Sen. Corker pledges an open mind on Rice as secretary of State

Sen. Bob Corker (Tenn.), the presumptive incoming ranking Republican on the Senate Foreign Relations Committee, declined to explicitly criticize Susan Rice after meeting Wednesday morning with the U.S. ambassador to the United Nations. 

Corker, whose panel would have primary jurisdiction if President Obama tapped Rice to become the next secretary of State, pledged he would not prejudge her possible nomination.

A day after Corker said Rice would make a better chairwoman of the Democratic National Committee than secretary of State, he explained that he did not intend to steer Obama away from picking Rice.

Corker said he would fairly consider Rice's nomination, if Obama chooses her to lead the State Department. 

“I know that at some point I may play a semi-important role in who the next secretary of State may be,” he told reporters.

“Whoever the president nominates, I certainly plan to sit down and give a full hearing to, as I’ve said from Day One, regardless of who that nominee is,” he said. Corker promised to “weigh in heavily” when the nomination is made.

However, he suggested the president try to step back from the intensifying debate over Rice and contemplate who would be the best person to succeed Secretary of State Hillary Clinton.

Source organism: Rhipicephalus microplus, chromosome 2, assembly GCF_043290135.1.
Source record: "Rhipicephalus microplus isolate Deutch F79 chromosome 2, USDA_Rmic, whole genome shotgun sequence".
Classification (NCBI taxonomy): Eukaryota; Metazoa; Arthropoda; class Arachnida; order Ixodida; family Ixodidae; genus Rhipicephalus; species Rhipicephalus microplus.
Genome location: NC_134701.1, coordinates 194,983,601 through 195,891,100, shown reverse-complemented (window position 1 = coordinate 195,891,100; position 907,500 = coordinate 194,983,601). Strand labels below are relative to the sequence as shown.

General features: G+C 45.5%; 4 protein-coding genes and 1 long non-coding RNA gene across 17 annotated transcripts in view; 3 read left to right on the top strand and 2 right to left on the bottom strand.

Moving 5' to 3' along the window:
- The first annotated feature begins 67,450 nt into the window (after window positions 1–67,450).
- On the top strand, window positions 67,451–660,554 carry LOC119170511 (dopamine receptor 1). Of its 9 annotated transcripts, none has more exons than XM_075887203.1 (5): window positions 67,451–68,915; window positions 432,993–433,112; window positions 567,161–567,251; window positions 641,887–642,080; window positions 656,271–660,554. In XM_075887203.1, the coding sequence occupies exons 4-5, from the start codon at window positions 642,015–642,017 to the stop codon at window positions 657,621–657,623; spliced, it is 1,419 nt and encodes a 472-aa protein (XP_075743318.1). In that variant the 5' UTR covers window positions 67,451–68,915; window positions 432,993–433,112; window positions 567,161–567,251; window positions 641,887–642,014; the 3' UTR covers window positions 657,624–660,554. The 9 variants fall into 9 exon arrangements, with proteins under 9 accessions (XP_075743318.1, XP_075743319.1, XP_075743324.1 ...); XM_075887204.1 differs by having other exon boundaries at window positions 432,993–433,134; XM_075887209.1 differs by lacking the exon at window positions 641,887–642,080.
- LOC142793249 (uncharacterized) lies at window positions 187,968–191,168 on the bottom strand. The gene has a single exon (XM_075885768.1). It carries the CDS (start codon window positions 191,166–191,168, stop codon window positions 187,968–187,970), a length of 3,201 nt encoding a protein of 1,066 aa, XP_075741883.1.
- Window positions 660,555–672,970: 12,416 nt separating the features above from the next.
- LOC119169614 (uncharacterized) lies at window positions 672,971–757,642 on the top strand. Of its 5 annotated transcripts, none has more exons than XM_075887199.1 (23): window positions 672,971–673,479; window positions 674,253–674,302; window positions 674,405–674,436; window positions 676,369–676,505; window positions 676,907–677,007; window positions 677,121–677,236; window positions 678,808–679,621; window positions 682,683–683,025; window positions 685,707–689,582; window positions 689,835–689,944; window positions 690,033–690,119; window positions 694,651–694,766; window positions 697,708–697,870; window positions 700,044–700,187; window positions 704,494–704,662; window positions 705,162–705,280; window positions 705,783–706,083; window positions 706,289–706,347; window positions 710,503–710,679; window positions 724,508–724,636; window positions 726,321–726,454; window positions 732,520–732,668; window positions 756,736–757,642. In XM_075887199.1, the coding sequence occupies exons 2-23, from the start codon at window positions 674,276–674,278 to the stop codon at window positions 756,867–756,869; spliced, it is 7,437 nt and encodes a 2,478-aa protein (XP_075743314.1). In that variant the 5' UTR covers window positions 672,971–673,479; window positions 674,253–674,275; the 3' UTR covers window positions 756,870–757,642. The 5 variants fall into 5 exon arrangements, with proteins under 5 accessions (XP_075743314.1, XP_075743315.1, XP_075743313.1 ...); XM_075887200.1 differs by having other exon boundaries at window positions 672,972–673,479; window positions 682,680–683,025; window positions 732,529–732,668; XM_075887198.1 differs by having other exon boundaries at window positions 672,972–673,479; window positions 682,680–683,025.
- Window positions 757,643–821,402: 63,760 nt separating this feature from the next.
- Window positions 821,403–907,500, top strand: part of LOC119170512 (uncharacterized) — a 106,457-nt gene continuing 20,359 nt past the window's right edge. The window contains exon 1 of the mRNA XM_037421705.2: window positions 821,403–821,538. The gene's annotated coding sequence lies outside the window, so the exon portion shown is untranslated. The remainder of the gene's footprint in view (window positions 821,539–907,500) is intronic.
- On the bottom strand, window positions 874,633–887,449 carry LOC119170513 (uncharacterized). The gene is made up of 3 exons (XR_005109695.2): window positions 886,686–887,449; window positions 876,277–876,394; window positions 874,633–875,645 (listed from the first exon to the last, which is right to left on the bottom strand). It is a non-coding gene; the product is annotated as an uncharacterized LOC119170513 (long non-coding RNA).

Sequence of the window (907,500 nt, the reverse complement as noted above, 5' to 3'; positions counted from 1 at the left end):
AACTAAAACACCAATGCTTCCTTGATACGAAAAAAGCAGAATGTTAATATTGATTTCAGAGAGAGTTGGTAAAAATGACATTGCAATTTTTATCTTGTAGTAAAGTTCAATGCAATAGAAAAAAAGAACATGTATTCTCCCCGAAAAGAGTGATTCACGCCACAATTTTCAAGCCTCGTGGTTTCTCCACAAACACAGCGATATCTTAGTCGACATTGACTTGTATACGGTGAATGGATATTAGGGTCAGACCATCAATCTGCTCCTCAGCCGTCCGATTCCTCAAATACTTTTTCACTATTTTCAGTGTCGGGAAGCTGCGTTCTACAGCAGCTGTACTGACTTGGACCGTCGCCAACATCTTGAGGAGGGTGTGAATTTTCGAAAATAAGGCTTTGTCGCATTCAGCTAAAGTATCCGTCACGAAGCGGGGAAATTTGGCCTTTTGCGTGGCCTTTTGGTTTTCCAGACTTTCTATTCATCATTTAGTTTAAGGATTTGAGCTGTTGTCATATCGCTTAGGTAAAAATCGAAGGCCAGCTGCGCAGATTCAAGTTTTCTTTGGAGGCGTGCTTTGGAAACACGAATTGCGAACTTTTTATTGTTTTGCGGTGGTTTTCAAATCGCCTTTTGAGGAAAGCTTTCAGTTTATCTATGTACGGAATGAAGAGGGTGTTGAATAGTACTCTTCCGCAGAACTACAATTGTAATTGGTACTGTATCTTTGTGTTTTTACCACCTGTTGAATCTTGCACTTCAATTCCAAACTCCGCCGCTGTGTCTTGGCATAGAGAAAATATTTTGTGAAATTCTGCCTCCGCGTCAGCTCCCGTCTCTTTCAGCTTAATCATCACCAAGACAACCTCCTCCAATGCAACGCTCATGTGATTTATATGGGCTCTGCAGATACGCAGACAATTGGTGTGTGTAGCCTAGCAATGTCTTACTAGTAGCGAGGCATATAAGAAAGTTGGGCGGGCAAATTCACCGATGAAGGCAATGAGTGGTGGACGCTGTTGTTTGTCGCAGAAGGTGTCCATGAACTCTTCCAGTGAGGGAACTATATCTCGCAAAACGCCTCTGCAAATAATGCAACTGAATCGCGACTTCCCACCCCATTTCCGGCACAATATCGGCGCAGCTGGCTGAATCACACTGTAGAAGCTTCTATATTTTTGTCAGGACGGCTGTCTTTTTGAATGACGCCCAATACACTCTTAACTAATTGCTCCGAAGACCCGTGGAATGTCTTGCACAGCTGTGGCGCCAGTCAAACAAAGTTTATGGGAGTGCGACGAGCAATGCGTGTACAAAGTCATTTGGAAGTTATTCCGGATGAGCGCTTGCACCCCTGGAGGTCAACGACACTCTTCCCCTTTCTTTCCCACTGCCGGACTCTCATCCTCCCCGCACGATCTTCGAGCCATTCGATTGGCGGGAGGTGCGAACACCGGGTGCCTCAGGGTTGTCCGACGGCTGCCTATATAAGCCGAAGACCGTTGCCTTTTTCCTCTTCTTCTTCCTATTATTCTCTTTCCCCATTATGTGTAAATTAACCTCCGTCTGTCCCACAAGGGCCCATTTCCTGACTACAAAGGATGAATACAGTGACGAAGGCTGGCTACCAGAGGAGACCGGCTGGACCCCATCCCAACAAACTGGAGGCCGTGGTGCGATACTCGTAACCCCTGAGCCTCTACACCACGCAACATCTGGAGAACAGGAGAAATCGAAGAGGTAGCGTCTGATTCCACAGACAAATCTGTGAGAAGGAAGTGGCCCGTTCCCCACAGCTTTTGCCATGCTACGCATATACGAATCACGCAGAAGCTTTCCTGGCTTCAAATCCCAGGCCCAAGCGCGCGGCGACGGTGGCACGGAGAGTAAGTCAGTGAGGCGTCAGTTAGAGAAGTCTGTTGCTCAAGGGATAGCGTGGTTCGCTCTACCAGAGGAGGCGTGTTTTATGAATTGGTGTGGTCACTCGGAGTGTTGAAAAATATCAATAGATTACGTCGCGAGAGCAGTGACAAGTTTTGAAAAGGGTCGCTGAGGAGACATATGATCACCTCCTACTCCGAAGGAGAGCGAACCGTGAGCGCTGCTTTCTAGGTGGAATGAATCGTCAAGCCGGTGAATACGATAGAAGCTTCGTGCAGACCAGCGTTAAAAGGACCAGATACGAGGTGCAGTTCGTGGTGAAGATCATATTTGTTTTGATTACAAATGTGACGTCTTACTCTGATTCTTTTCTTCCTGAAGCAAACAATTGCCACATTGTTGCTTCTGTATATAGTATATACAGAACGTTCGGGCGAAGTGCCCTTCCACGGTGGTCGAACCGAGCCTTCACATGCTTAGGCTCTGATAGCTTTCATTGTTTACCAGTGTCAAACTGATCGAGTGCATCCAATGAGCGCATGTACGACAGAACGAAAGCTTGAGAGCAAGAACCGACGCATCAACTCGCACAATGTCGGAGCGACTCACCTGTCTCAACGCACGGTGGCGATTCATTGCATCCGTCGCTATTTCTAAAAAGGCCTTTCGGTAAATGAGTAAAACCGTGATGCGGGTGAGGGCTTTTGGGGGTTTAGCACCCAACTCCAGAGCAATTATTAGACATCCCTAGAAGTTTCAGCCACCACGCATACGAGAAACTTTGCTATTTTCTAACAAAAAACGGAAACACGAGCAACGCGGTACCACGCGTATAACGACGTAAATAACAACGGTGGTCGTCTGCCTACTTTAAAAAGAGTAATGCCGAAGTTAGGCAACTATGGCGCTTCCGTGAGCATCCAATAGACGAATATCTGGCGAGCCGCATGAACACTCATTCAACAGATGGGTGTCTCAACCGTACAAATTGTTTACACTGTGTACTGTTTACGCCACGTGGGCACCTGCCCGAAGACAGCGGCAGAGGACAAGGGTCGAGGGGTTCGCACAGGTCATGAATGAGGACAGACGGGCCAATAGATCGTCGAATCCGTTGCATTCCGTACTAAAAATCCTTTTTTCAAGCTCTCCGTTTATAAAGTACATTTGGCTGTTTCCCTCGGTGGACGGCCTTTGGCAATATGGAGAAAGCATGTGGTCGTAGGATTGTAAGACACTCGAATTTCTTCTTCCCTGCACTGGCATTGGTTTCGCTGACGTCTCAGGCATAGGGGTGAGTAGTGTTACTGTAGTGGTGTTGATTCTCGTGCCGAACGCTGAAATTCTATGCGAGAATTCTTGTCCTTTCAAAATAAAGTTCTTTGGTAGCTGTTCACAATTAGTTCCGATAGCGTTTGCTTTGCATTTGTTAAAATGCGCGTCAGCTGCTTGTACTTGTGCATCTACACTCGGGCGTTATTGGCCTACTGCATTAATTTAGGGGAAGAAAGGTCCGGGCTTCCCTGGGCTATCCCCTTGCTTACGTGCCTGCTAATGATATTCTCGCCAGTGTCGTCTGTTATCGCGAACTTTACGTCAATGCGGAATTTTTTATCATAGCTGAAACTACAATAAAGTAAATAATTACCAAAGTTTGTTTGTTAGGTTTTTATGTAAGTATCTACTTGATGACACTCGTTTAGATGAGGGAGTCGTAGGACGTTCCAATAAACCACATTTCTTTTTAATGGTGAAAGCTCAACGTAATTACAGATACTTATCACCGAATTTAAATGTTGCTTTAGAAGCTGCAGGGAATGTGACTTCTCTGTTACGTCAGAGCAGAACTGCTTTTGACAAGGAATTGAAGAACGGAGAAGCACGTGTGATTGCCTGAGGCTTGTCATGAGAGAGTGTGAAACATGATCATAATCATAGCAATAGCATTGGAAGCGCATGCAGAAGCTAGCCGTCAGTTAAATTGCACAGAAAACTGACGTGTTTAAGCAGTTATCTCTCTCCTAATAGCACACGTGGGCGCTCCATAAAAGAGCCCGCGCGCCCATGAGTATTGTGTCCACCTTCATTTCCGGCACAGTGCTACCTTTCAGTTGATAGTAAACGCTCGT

“I’m asking the president to step back away from all that’s happened and take a deep breath and to nominate the person that he really believes is the very best person to be secretary of State for our country, regardless of relationship,” he said.

He said the Senate holds the secretary of State to a higher standard than other Cabinet members.

Corker said he is unhappy with the FBI’s and CIA’s handling of the Sept. 11 attack on the U.S. Consulate in Benghazi, Libya, and its aftermath.

“I’m very disappointed in the entire apparatus here,” he said.

Earlier, Sen. Susan Collins (Maine) became the latest GOP senator to raise questions about Rice. 

After an almost two-hour meeting with the ambassador, Collins said she's unconvinced by Rice's explanation of her role after the attack.

“I continue to be troubled by the fact that the UN ambassador decided to play what was essentially a political role at the height of a contentious presidential election ... by agreeing to go on the Sunday shows to present the administration's position,” said Collins, the top Republican on the Homeland Security Committee. 

Collins, a centrist Republican who would be a key vote for Rice if she is nominated, also said she is concerned about Rice's role in denying security requests prior to the 1998 U.S. Embassy bombings in Africa.

Collins's statement comes after three key Senate Republicans — Sens. John McCain (Ariz.), Lindsey Graham (N.C.) and Kelly Ayotte (N.H.) — said Tuesday they were “more troubled” than ever after meeting with Rice.

— Julian Pecquet contributed